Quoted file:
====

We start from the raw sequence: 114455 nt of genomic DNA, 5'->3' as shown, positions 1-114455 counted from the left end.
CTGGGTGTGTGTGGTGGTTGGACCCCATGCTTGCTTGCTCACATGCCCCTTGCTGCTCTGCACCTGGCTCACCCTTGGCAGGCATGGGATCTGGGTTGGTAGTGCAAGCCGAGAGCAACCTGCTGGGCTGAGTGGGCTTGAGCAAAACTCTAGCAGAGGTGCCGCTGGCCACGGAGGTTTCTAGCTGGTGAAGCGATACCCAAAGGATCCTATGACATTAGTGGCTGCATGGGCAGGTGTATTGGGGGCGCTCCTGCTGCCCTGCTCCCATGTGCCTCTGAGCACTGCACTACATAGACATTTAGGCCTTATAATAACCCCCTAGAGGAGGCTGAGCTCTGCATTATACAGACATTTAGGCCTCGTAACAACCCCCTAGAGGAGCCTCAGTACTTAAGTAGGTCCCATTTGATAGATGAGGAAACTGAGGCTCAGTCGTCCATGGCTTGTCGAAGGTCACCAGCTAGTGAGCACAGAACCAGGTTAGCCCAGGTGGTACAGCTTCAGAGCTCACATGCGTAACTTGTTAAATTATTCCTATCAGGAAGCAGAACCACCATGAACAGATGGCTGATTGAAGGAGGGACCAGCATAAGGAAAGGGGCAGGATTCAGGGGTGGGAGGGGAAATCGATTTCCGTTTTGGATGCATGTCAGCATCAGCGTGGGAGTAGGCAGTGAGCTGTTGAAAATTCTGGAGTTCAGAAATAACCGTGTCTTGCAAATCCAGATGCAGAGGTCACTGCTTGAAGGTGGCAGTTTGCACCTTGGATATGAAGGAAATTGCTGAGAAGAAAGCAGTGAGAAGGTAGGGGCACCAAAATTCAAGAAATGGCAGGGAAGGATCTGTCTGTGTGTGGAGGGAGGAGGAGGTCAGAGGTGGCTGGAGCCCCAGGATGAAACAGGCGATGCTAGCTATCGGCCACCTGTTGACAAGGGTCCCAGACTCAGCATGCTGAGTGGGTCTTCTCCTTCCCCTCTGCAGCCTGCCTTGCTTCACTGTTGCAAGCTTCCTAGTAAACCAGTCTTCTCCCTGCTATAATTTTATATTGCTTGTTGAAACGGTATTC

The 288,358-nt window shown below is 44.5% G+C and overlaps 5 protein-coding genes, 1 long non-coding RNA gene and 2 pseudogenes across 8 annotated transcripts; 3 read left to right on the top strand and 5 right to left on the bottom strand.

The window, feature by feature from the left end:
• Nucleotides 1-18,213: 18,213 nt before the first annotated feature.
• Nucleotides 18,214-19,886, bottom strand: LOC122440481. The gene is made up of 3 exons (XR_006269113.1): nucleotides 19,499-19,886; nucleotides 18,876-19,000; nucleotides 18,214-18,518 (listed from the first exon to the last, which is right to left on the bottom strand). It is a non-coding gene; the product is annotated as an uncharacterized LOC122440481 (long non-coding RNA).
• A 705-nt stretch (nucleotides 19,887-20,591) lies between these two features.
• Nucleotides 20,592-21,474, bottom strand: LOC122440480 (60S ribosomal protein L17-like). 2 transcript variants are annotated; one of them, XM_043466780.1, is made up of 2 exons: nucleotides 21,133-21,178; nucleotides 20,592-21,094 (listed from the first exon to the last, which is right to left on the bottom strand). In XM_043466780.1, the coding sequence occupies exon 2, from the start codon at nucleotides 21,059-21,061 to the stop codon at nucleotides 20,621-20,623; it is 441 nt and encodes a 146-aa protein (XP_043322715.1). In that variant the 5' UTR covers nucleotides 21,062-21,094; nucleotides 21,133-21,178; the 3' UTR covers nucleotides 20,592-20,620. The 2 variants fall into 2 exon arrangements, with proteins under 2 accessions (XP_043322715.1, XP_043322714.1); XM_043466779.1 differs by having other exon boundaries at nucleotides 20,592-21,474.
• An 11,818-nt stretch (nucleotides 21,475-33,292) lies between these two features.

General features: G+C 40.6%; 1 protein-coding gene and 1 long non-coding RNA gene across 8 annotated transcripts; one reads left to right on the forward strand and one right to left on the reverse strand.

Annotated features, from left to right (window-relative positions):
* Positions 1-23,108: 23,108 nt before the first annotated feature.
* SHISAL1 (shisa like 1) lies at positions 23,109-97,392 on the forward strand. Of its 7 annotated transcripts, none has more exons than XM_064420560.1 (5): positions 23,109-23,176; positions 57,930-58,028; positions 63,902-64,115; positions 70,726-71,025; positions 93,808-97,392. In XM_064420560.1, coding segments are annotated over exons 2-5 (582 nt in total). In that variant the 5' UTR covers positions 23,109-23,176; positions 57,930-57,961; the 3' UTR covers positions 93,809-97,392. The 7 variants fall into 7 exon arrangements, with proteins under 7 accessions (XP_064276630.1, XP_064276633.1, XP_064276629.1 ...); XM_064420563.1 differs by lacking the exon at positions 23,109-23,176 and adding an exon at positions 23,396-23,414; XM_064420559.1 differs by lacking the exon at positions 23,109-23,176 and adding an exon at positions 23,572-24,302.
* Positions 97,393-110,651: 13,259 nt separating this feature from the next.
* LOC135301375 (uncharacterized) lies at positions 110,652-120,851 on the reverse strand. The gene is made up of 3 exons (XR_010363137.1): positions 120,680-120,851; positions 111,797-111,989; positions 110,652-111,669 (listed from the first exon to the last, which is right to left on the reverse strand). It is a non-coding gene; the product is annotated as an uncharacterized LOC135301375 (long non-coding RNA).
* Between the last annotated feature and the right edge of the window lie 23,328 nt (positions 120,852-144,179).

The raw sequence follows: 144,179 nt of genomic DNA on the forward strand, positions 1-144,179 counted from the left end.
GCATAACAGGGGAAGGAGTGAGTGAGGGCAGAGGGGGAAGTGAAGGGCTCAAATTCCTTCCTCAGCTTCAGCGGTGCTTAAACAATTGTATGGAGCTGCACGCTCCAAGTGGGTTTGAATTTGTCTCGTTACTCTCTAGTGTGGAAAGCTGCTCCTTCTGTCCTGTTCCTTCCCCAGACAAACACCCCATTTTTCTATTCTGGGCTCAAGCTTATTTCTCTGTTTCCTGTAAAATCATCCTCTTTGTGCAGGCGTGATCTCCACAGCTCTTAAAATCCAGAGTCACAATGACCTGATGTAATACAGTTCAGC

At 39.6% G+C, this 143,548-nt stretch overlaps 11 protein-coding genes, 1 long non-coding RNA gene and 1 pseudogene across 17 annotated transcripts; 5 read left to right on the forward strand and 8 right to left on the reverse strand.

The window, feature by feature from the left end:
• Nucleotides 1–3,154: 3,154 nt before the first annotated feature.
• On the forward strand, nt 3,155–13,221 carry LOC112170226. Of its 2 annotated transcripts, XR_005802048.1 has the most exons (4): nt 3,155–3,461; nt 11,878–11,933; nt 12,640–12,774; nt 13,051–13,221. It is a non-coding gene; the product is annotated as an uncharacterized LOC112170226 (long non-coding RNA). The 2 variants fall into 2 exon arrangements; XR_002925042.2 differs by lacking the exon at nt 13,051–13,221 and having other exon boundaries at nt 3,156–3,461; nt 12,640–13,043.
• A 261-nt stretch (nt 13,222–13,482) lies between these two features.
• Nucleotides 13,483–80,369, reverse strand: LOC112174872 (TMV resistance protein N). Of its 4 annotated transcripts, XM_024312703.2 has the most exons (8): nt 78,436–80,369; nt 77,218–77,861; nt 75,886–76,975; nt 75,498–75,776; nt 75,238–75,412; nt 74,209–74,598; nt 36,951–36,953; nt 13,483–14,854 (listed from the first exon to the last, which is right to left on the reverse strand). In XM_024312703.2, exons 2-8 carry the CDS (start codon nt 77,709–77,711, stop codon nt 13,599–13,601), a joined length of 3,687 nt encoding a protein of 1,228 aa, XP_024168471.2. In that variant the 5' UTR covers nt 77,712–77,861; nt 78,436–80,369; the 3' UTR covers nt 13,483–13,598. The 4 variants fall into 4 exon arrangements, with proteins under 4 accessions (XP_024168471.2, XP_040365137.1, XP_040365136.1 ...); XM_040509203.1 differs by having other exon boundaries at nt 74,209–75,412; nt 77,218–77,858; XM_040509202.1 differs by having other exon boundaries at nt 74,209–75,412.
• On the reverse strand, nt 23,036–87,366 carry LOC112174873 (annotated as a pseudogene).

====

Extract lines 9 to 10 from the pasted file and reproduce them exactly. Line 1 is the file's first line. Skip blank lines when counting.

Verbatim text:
• An 11,818-nt stretch (nucleotides 21,475-33,292) lies between these two features.

General features: G+C 40.6%; 1 protein-coding gene and 1 long non-coding RNA gene across 8 annotated transcripts; one reads left to right on the forward strand and one right to left on the reverse strand.